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Supreme court turns down Sobe landowners' appeal

Date Posted: 2003-12-06

An appeal by eight Okinawa Prefecture landowners was rejected this week by the Supreme Court.
The landowners have been in court for years, trying to get their land returned. The landowners had sought damages from the government for forcing them to lease their land to the U.S. Military.
Shoichi Chibana, a 55-year-old Yomitan storeowner and village assemblyman who has spearheaded the land dispute for years, had filed the appeal together with seven others. The plaintiffs argued that the new Special Land Use Law violates the Japanese Constitution that guarantees individual rights to property. The plaintiffs had been seeking Y140 million in compensation from the government.
The lease on Chibana’s land expired on Mar. 31, 1996. The then Okinawa Governor Masahide Ota refused to sign land expropriation papers on behalf of the central government, but as the lease expired, the central government continued to used the land without a legal basis until the new law was enacted.
The seven other plaintiffs had refused to renew their land lease contracts when they expired in May 1997. They sued when the government allowed the U.S. Navy to continue the use of the land after the contract had expired.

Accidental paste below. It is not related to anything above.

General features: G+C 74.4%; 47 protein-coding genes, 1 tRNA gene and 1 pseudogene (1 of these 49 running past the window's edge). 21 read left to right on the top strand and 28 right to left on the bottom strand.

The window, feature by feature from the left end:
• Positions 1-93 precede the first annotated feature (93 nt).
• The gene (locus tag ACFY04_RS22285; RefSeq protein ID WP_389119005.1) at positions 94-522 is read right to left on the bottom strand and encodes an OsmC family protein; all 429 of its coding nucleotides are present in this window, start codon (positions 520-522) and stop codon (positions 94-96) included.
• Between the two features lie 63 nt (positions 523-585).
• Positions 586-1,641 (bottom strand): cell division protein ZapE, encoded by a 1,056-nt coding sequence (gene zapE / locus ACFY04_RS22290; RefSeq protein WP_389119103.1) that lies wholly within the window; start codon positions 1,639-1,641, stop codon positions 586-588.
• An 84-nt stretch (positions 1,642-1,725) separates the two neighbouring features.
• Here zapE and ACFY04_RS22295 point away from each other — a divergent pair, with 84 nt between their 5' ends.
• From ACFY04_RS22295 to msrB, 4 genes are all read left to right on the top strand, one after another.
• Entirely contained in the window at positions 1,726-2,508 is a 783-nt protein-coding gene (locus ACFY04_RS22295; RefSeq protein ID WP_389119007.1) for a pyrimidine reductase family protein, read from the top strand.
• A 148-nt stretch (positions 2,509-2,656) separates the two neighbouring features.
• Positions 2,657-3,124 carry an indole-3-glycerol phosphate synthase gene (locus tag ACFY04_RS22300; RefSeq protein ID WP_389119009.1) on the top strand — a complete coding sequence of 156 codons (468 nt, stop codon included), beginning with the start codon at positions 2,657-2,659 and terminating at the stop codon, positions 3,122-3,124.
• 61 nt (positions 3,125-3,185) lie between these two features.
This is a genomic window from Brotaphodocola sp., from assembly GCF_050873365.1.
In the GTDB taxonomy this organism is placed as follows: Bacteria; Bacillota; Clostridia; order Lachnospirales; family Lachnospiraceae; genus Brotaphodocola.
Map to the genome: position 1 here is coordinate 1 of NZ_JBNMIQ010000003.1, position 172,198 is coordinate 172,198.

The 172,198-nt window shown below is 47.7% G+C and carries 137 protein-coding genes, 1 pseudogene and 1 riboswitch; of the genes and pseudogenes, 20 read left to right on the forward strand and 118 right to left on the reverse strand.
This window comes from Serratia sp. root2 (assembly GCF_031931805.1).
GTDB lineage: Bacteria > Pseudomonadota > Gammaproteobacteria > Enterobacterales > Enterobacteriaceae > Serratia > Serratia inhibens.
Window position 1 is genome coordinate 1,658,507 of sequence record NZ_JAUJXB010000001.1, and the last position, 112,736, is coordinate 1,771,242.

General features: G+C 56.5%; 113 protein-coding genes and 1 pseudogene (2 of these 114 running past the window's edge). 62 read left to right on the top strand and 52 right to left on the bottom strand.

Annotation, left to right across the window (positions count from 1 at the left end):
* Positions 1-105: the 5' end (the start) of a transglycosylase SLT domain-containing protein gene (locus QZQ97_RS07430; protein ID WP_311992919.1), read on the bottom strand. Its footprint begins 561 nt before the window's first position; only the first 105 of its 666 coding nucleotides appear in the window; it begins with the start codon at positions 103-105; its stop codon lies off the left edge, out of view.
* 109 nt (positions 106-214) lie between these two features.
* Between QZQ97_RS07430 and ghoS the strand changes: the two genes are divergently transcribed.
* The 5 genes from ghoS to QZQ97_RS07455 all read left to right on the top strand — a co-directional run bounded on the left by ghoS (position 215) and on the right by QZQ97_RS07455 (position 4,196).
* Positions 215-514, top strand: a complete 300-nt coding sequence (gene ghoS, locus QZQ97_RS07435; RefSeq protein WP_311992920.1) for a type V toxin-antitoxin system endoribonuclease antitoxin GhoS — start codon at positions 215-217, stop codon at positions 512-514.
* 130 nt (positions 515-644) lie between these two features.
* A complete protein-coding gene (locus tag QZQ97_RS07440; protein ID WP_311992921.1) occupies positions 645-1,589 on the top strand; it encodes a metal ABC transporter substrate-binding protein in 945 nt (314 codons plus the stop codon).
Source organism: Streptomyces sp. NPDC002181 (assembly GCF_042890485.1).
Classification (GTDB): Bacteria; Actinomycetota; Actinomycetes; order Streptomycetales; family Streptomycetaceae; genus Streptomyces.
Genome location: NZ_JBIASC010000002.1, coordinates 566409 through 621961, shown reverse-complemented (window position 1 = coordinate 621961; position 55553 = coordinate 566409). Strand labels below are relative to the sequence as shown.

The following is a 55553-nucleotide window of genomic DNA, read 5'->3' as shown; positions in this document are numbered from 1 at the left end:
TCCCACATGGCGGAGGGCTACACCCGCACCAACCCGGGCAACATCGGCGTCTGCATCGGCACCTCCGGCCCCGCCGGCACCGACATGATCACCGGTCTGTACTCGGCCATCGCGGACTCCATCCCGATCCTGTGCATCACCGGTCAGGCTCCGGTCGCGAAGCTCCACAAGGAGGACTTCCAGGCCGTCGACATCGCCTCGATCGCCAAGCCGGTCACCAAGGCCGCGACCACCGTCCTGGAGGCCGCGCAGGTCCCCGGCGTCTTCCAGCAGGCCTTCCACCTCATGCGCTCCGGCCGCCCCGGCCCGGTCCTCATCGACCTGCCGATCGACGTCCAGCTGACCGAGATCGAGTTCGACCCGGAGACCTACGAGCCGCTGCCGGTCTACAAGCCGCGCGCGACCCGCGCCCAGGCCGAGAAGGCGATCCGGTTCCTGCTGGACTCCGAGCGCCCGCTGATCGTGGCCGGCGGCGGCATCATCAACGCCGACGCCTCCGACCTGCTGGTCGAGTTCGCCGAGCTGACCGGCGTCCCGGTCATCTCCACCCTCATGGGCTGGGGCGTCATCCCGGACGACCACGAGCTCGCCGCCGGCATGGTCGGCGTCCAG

Naha District Court ordered the government to pay a Y470,000 compensation to Chibana in Nov. 2001, but dismissed the case of the seven others. The court also ruled that the expropriation of the land was legal.
The plaintiffs then appealed to the high court, which eventually overturned the district court’s decision, and ruled that Chibana had forfeited his right to damages when he rejected the government’s offer. The high court also upheld the lower court’s decision not to pay damages to the seven other landowners. The court also pointed out that the Special Land Use Law had been enacted one month before the land leases expired.
The plaintiffs finally filed an appeal with the Supreme Court in Nov. 2002. In his ruling, Presiding Justice Tokuji Izumi cited a 1996 ruling by the Supreme Court's Grand Bench that stated that the Special Land Use Law, prior to its amendment in April 1997, is constitutional. “Provisional use does not violate the Constitution because Article 29 of the supreme code stipulates that private property may be taken for public use,” the justice said.
He also noted that the central government is obliged to fulfill its obligations under the Japan-U.S. security pact and other agreements. “It is necessary for the fulfillment of those obligations to continue making the land available for use until the completion of the leasing procedure,” he stated.
“The only thing I feel right now is anger,” Chibana told a news conference after the ruling was made public.

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